University of Miami Law Review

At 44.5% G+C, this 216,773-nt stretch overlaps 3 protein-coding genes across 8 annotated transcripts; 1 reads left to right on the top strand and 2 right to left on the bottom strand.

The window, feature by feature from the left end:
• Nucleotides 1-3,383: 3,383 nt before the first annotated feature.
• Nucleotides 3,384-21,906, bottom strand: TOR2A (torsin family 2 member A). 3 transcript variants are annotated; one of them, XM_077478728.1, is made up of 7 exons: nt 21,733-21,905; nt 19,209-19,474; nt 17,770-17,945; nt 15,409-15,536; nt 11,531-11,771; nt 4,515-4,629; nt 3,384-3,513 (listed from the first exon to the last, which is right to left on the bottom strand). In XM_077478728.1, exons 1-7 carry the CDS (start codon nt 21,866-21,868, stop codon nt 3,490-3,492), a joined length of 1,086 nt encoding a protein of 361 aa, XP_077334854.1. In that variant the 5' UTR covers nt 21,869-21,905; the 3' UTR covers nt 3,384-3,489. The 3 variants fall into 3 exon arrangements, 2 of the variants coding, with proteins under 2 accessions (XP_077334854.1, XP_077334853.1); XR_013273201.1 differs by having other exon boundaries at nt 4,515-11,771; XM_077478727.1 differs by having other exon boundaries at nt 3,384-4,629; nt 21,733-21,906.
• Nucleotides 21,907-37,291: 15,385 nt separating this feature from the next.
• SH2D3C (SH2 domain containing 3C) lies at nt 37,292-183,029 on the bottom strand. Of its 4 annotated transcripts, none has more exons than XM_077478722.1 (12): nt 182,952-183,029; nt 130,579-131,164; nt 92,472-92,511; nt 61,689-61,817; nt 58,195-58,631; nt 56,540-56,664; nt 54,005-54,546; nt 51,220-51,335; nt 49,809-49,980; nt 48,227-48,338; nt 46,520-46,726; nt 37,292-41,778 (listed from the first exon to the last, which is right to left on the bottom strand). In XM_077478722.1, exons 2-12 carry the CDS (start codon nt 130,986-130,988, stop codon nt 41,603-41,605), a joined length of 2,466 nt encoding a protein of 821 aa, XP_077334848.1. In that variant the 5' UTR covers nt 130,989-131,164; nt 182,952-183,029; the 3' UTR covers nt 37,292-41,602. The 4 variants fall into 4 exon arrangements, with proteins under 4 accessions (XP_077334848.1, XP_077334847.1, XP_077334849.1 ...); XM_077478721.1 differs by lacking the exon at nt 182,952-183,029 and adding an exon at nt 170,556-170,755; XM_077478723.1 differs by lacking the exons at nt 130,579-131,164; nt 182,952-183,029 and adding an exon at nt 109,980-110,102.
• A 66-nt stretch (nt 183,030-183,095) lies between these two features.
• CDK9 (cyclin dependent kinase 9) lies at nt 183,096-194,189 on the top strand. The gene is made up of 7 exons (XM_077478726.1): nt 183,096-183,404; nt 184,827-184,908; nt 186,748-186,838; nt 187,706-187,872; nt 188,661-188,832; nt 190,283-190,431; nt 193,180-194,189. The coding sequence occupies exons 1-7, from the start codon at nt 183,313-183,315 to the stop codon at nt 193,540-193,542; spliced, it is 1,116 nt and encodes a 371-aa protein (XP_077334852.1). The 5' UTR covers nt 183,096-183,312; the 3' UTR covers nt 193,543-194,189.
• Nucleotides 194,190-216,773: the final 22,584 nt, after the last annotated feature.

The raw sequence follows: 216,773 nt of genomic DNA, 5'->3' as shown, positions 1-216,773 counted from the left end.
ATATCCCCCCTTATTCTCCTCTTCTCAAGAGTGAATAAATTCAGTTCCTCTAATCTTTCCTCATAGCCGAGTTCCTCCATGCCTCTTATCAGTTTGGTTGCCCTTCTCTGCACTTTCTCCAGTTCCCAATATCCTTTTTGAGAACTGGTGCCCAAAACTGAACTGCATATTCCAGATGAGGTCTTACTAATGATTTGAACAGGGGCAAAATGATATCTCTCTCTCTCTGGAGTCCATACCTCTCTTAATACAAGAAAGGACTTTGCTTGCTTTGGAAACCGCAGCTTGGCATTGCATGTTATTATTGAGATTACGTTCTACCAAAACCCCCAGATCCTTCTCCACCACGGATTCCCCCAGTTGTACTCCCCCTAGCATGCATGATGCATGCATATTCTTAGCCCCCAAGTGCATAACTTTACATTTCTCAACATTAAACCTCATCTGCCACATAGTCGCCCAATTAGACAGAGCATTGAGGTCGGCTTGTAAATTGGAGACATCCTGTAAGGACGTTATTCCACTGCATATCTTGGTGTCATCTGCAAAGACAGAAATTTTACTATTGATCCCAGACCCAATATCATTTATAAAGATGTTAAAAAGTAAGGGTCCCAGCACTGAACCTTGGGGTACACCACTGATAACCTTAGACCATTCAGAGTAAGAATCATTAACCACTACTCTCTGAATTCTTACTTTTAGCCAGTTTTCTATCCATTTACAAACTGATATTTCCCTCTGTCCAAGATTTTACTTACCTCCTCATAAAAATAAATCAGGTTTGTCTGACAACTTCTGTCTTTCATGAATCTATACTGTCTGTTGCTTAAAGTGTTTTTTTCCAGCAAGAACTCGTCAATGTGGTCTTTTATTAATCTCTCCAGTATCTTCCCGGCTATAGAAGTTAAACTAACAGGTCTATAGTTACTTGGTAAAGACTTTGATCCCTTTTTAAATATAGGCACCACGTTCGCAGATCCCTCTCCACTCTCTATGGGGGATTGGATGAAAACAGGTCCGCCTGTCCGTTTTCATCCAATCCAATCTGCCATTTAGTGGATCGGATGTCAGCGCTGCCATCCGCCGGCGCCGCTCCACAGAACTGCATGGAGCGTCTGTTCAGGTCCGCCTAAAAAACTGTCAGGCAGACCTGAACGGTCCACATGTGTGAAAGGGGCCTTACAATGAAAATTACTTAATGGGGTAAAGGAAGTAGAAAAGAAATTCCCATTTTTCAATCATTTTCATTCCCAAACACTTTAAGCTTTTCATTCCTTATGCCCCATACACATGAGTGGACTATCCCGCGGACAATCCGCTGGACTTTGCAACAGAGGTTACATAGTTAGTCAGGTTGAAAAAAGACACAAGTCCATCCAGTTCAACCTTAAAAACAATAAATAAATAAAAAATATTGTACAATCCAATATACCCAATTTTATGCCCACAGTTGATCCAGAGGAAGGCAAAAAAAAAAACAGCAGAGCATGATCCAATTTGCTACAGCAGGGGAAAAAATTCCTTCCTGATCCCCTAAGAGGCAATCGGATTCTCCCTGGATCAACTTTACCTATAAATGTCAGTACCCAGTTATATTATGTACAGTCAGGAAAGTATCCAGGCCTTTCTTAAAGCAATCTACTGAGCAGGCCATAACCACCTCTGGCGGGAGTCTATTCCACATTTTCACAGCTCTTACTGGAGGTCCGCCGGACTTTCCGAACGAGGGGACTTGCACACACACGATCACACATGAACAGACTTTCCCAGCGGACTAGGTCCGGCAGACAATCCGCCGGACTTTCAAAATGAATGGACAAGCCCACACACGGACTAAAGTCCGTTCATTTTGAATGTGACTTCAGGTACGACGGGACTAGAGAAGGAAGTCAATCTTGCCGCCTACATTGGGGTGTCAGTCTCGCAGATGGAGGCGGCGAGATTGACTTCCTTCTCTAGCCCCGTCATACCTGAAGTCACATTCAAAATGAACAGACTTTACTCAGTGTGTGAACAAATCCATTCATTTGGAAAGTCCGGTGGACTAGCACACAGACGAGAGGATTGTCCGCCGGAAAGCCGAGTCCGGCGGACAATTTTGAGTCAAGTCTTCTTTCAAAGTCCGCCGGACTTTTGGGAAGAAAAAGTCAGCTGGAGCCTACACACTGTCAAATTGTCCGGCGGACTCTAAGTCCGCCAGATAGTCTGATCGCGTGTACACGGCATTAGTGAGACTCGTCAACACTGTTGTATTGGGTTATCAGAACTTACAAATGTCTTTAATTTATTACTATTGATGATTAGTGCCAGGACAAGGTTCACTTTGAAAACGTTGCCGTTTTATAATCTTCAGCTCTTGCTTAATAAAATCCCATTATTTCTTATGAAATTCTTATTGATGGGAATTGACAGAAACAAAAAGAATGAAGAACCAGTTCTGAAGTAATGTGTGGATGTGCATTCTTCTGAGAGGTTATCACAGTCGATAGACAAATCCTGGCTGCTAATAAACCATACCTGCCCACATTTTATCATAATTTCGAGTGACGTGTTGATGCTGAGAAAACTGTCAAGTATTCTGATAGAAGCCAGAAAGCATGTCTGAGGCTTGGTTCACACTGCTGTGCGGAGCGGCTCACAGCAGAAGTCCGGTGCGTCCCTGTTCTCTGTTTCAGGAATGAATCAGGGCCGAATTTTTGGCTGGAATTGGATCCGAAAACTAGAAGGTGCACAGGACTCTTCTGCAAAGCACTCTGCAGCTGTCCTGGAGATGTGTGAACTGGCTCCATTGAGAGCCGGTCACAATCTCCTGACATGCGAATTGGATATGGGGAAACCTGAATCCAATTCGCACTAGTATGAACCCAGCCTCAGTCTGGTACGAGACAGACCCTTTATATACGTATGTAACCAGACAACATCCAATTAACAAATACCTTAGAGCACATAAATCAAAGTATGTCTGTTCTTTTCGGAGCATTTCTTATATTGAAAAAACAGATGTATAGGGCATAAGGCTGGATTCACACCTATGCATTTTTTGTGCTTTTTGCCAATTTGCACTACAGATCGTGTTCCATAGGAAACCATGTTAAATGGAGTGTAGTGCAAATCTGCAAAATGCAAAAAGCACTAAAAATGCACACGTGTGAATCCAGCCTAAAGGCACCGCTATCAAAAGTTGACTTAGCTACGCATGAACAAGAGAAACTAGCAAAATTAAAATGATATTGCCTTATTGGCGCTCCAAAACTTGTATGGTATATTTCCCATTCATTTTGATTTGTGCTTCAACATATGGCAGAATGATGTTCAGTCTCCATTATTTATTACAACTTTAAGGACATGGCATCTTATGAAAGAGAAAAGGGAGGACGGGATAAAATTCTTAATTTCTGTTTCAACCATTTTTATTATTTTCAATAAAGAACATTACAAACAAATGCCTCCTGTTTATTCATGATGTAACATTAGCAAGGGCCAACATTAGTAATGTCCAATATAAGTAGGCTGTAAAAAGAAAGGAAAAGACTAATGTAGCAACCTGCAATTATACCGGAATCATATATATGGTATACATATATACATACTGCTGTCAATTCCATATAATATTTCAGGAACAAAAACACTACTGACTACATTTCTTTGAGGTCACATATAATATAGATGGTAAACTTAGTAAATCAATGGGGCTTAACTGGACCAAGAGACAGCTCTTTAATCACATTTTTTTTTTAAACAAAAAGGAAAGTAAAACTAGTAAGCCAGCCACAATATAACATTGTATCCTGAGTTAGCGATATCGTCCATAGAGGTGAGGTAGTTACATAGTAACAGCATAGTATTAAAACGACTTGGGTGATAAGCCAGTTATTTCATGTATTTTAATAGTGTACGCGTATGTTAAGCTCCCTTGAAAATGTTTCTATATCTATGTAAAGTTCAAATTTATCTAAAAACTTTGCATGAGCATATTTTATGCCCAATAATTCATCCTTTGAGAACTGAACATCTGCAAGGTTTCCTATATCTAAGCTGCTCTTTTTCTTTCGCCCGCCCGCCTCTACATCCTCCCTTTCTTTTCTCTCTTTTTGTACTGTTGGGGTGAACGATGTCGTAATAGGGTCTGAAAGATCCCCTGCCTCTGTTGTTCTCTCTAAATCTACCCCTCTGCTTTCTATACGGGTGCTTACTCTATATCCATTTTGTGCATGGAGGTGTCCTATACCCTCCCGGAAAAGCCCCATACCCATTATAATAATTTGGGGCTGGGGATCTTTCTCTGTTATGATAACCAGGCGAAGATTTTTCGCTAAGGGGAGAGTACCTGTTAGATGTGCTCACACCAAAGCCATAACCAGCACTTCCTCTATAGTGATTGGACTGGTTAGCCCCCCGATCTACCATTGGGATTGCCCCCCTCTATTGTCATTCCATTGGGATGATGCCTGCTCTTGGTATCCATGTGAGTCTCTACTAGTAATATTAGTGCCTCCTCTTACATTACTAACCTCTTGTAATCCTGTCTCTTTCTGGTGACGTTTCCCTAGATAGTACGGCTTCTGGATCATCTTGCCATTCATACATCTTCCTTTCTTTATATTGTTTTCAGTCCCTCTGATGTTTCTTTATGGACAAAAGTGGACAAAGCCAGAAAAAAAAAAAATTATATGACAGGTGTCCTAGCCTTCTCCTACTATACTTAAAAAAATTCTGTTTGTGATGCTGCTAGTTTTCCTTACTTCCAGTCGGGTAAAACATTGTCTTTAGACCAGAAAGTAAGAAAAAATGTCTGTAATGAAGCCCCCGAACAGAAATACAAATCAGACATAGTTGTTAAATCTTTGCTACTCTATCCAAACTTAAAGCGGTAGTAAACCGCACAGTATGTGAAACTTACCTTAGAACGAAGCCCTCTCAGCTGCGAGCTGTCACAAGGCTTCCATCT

The juvenile life without parole (“JLWOP”) caselaw is based in part on the science underlying adolescent brain development. Numerous research studies have examined the behaviors and brain processes of adolescents. Courts have relied on these findings in reaching some of its most important decisions affecting juveniles implicated in the criminal justice system. The latest of those decisions came in 2021 with the Jones v. Mississippi case before the United States Supreme Court. The Court held that a sentencing court is not required to make a specific finding of permanent incorrigibility before sentencing the juvenile defendant to life without parole. This Comment exposes the contradiction implicit in the permanent incorrigibility standard applied in JLWOP cases: how can juveniles be found to have transient characteristics but also be deemed permanently incorrigible? Specifically, the paradox lies in a discretionary JLWOP sentence because it implies that the juvenile’s crime reflects permanent incorrigibility, and the child is forever incapable of being reformed. However, adolescent brain science supports the findings that juveniles possess temporary attributes, and the adolescent brain continues to develop through adulthood, such that juveniles have an enhanced capacity for rehabilitation. Moreover, courts have adopted these scientific truths as binding precedent. Ultimately, the Supreme Court justices missed a perfect opportunity in Jones to eliminate the contradictory permanent incorrigibility standard from the JLWOP sentencing scheme.